Faster self-reported rates of eating have been shown in cross-sectional studies to be associated with excess body weight( 7 10 ), independent of self-reported energy intake( 9 , 10 ). Results from our baseline survey of mid-age women( 7 ) showed that after adjusting for demographic, health and behavioural variables, every one-category increase in self-reported speed of eating (‘very slow’, relatively slow’, ‘medium’, ‘relatively fast’, ‘very fast’) was associated with a 2·8 % increase in BMI. Cross-sectional studies have also demonstrated positive associations between faster eating rate and CVD risk factors( 11 ) and insulin resistance( 12 ).

Few longitudinal studies have examined the relationship between weight gain and speed of eating( 13 16 ). A retrospective longitudinal study of 529 male workers in Japan demonstrated that only among the 20–29 year age group, compared with the combined group of slow and medium-speed eaters, the fast-eating group had a higher average 8-year weight gain (1·9 kg v. 0·7 kg)( 14 ). A 7-year prospective study of 438 male fire service personnel showed that those who at baseline reported faster eating rates at the fire station (compared with other locations) gained 1·4 kg more over 7 years than those who reported at baseline that their eating rate did not differ by location( 13 ). Recently, a 3-year prospective study of 1396 healthy-weight first-year university students showed that among females and males, those who ate quickly at baseline were three times more likely to become overweight compared with those who ate slowly at baseline( 16 ). Among healthy-weight children (aged 9–10 years), girls who reported eating quickly at baseline and 3 years later had significantly greater gains in BMI, waist circumference, percentage body fat and waist-to-height ratio, compared with those who were not eating quickly at baseline and at 3-year follow-up( 15 ).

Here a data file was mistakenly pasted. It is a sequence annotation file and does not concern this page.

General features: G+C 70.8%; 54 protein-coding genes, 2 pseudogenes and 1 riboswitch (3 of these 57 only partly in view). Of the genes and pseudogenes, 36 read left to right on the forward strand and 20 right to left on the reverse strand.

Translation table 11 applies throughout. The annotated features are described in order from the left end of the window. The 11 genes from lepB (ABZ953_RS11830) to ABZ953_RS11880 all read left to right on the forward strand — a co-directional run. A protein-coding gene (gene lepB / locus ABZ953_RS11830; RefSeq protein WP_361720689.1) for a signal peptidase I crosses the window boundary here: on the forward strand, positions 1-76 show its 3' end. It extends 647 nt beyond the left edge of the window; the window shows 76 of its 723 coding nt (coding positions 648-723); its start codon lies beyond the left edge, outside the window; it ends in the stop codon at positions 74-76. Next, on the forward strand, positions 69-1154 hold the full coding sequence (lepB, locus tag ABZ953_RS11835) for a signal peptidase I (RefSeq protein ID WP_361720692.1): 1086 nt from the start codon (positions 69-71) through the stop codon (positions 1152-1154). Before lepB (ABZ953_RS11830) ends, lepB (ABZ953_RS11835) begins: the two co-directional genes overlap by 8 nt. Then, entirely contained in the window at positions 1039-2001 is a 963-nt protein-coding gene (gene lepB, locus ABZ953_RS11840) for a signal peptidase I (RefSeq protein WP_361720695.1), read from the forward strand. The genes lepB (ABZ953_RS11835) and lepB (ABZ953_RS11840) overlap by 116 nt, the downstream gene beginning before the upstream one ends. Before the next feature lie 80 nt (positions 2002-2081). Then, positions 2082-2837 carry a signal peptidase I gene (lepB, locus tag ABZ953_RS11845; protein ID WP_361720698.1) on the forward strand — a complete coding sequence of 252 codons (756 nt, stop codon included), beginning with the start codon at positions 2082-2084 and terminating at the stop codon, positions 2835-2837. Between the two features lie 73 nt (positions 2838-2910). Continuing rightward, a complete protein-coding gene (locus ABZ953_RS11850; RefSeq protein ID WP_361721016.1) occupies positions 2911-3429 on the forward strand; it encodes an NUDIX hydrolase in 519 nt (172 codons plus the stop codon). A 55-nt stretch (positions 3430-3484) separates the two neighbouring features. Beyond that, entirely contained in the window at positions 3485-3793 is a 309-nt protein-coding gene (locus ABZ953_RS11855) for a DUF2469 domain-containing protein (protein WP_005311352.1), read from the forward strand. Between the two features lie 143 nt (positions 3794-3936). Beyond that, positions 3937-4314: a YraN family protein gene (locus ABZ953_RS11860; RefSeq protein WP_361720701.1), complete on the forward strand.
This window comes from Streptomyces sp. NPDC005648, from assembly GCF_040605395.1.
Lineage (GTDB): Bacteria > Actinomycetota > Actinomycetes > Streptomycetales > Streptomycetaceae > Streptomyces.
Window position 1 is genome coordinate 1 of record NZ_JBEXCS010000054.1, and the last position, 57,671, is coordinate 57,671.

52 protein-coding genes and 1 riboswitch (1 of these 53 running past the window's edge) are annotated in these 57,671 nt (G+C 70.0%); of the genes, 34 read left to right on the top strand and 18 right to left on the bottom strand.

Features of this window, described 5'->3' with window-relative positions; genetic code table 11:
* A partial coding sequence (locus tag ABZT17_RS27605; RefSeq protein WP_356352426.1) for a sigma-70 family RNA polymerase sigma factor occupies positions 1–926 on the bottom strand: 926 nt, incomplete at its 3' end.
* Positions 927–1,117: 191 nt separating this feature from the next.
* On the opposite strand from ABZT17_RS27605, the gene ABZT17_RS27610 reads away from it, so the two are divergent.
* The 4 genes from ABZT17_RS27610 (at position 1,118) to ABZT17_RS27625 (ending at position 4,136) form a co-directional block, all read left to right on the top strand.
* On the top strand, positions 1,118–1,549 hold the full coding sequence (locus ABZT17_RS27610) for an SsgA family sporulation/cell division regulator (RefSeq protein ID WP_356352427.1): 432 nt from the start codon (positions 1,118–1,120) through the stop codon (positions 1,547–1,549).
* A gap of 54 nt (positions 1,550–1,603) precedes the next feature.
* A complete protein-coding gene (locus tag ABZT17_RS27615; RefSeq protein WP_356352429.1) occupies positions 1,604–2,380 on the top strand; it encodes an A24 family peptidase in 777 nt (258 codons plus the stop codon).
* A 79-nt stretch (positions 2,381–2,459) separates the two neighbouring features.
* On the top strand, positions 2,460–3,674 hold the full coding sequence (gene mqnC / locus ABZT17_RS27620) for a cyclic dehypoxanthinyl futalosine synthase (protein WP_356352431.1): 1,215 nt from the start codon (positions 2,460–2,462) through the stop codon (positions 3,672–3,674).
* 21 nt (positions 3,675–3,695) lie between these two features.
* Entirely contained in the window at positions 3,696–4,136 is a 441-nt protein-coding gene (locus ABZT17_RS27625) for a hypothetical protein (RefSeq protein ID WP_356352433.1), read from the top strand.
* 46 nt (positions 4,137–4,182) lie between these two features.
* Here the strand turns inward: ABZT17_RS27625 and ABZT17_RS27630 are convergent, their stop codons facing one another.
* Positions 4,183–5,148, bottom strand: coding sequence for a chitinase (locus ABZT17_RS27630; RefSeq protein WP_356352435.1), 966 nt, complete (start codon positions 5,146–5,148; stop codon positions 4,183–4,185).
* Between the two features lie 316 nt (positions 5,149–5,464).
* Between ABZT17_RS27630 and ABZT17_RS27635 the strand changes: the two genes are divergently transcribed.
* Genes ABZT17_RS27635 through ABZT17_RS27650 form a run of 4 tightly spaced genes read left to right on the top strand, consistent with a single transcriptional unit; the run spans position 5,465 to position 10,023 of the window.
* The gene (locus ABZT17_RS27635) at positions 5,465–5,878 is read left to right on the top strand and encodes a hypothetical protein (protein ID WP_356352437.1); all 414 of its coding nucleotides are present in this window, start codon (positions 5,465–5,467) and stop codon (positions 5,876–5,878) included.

Given the potential benefits of slower eating, the present study aimed to examine in mid-life women: (i) the associations between changes in speed of eating and weight gain over 3 years; and (ii) whether faster eating at baseline was related to healthy-weight women becoming overweight after 3 years.

Methods

Study design and participants